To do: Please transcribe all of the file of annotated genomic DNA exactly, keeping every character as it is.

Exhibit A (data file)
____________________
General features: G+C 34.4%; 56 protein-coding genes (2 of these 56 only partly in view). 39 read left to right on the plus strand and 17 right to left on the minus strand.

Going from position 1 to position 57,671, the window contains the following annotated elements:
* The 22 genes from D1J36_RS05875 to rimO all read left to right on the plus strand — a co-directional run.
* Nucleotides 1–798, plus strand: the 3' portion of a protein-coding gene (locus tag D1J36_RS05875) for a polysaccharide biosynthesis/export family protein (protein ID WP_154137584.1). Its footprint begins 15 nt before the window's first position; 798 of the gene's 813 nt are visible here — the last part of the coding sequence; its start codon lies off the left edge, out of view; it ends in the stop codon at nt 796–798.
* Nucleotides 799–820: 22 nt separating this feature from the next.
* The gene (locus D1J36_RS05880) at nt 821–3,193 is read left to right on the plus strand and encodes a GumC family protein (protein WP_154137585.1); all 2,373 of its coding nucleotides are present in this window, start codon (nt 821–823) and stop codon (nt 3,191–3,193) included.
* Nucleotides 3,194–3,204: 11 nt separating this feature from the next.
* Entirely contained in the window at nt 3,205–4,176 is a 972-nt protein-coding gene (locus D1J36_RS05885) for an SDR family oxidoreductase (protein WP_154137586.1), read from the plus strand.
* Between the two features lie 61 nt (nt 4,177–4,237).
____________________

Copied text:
General features: G+C 34.4%; 56 protein-coding genes (2 of these 56 only partly in view). 39 read left to right on the plus strand and 17 right to left on the minus strand.

Going from position 1 to position 57,671, the window contains the following annotated elements:
* The 22 genes from D1J36_RS05875 to rimO all read left to right on the plus strand — a co-directional run.
* Nucleotides 1–798, plus strand: the 3' portion of a protein-coding gene (locus tag D1J36_RS05875) for a polysaccharide biosynthesis/export family protein (protein ID WP_154137584.1). Its footprint begins 15 nt before the window's first position; 798 of the gene's 813 nt are visible here — the last part of the coding sequence; its start codon lies off the left edge, out of view; it ends in the stop codon at nt 796–798.
* Nucleotides 799–820: 22 nt separating this feature from the next.
* The gene (locus D1J36_RS05880) at nt 821–3,193 is read left to right on the plus strand and encodes a GumC family protein (protein WP_154137585.1); all 2,373 of its coding nucleotides are present in this window, start codon (nt 821–823) and stop codon (nt 3,191–3,193) included.
* Nucleotides 3,194–3,204: 11 nt separating this feature from the next.
* Entirely contained in the window at nt 3,205–4,176 is a 972-nt protein-coding gene (locus D1J36_RS05885) for an SDR family oxidoreductase (protein WP_154137586.1), read from the plus strand.
* Between the two features lie 61 nt (nt 4,177–4,237).